Annie watches you, studies the calmness of your movements, the innocence of your being manifested in your absent-looking features. She wonders how you will react when Jamie tells you about Jack, how or if it will sink in, if you will understand the deeper meanings behind the murder. For a few moments she pities you, feels a compassion for you, for your mental instability. She wonders how Jamie manages to still have you around him, still have sex with you, still love you in the way he has of loving anyone.
Jamie feels culpable. He doesn't understand why, but he does. Jack's image comes and goes before his eyes as if in a dream. He tries to imagine the scene that Robbie had described, but fails. He feels as if he were answerable in some way for the deed, senses a guiltiness within himself that he can't understand.
The seascape does nothing to calm or relieve him, does nothing to provide answers for him. The seagulls seem to mock him, as if they were laughing, jeering at him.
"I have done the deed," your voice whispers. You shut tight your lips; press tight together until the pain almost numbs them. Annie does not hear, her eyes are far away, her plump features settle like a jelly. Jamie stares ahead at the sea, his eyes moist; his lips thin and humourless have a chill about them. Your eyes gaze at the horizon. You bring your hands forward, criss-cross them about your breast, as if you were preparing yourself for death and burial.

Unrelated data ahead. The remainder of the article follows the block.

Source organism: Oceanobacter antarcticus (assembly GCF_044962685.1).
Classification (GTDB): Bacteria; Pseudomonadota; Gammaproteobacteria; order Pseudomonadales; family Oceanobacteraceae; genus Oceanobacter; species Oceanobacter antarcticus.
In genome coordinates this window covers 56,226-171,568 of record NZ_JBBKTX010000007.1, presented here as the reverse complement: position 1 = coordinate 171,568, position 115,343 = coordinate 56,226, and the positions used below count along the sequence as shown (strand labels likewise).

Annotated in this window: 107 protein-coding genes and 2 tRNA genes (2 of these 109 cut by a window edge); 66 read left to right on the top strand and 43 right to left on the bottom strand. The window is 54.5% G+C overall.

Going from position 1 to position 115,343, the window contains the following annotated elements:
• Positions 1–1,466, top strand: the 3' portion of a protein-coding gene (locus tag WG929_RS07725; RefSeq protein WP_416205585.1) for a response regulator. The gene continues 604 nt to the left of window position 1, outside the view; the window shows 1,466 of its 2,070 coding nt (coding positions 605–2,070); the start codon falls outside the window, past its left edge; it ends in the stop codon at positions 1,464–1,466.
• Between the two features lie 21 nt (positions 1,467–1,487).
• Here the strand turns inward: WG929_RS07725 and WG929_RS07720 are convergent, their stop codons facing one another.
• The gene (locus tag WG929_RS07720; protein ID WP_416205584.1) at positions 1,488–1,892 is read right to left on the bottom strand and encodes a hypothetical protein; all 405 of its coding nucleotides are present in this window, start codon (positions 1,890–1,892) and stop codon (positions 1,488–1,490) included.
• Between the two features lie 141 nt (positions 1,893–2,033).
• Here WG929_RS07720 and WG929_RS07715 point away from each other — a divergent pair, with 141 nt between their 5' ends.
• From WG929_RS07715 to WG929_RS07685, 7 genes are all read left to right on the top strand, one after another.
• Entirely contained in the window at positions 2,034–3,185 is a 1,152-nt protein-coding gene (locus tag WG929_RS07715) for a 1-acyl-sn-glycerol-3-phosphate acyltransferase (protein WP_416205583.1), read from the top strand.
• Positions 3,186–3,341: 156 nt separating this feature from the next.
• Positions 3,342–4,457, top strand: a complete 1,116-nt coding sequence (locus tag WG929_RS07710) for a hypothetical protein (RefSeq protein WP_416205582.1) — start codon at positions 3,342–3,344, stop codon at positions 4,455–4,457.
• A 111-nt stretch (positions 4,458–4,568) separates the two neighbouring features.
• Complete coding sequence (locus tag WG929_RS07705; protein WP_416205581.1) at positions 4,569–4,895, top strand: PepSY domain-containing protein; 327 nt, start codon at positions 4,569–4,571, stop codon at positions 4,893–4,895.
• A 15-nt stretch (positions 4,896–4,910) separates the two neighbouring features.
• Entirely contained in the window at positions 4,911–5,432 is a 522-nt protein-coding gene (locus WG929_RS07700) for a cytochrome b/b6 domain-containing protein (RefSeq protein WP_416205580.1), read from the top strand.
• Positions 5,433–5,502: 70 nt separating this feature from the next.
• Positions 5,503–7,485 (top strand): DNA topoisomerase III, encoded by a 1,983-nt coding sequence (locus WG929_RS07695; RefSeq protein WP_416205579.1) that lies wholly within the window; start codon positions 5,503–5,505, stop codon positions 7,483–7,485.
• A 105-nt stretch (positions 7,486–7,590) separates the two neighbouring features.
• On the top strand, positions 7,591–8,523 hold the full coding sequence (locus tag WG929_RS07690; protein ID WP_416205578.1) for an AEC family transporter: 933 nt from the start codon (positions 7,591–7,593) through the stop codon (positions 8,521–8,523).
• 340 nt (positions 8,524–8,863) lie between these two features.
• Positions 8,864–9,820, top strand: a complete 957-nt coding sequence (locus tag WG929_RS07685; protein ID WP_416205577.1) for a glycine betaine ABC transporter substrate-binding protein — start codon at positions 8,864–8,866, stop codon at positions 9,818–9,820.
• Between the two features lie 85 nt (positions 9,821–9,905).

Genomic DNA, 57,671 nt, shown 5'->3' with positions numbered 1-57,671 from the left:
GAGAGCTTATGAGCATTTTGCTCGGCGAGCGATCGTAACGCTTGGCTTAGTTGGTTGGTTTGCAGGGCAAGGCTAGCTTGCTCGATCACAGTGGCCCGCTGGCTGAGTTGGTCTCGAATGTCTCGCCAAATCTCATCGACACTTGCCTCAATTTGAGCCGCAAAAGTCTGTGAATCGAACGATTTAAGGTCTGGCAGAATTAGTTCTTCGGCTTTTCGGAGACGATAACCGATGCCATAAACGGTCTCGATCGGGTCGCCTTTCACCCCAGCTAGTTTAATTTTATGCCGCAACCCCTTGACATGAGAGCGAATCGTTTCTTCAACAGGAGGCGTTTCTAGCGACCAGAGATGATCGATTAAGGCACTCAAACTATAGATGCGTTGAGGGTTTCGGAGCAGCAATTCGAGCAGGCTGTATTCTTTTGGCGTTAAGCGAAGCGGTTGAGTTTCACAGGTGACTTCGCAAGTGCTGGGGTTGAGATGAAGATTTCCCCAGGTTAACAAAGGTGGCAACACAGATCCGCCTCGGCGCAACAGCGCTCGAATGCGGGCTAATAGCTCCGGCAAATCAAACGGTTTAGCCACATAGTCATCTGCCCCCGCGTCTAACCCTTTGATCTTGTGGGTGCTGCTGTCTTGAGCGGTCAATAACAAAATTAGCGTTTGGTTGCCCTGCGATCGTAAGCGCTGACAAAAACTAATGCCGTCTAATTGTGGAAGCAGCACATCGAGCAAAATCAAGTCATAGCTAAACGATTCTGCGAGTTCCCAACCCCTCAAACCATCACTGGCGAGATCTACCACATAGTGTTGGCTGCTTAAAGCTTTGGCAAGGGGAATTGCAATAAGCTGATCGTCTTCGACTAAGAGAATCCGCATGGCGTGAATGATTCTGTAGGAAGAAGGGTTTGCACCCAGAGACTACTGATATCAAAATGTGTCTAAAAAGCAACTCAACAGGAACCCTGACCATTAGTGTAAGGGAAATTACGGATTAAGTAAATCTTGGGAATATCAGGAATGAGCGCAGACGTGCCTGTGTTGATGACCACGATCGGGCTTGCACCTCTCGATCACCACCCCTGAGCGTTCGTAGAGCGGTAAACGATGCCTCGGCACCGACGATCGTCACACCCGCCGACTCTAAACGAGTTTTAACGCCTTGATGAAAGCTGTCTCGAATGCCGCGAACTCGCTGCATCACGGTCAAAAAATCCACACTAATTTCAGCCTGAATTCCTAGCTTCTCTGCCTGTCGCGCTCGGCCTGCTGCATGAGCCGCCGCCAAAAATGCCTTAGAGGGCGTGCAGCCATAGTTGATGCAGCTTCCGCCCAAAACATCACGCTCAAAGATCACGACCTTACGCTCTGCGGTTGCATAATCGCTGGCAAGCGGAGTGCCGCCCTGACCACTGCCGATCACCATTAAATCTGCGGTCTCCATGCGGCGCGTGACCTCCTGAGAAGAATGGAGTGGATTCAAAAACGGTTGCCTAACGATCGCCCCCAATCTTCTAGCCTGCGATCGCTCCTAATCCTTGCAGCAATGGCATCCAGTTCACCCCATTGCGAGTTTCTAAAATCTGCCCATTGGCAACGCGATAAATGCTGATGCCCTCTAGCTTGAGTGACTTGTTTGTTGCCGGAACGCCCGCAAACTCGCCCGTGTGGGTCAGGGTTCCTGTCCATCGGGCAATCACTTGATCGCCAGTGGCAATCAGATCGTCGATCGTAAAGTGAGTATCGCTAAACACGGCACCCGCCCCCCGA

Robbie is quiet; his eyes have that distant look as if he was waiting for something to appear over the horizon. Jamie is walking with him just ahead of you and Annie, his hands in his pockets, his broad shoulders filling out the black and white shirt.
Jamie is doing most of the talking; his voice now and then carried off by the sea sounds. Robbie replies in monosyllabic words or the gestures of his hands, his body language signalling weariness.
You watch him, contemplating his back, his strong neck, the way his hands move and gesture. The man's man image, you think, is somewhat dented. The cock-sureness has been destabilised, pierced, and deflated. Your eyes move away from him and sweep over the seascape like a gull. Annie walks solemnly beside you, her plump body swaying gently, her eyes gazing at her brother in front.
"When's the funeral?" Jamie asks.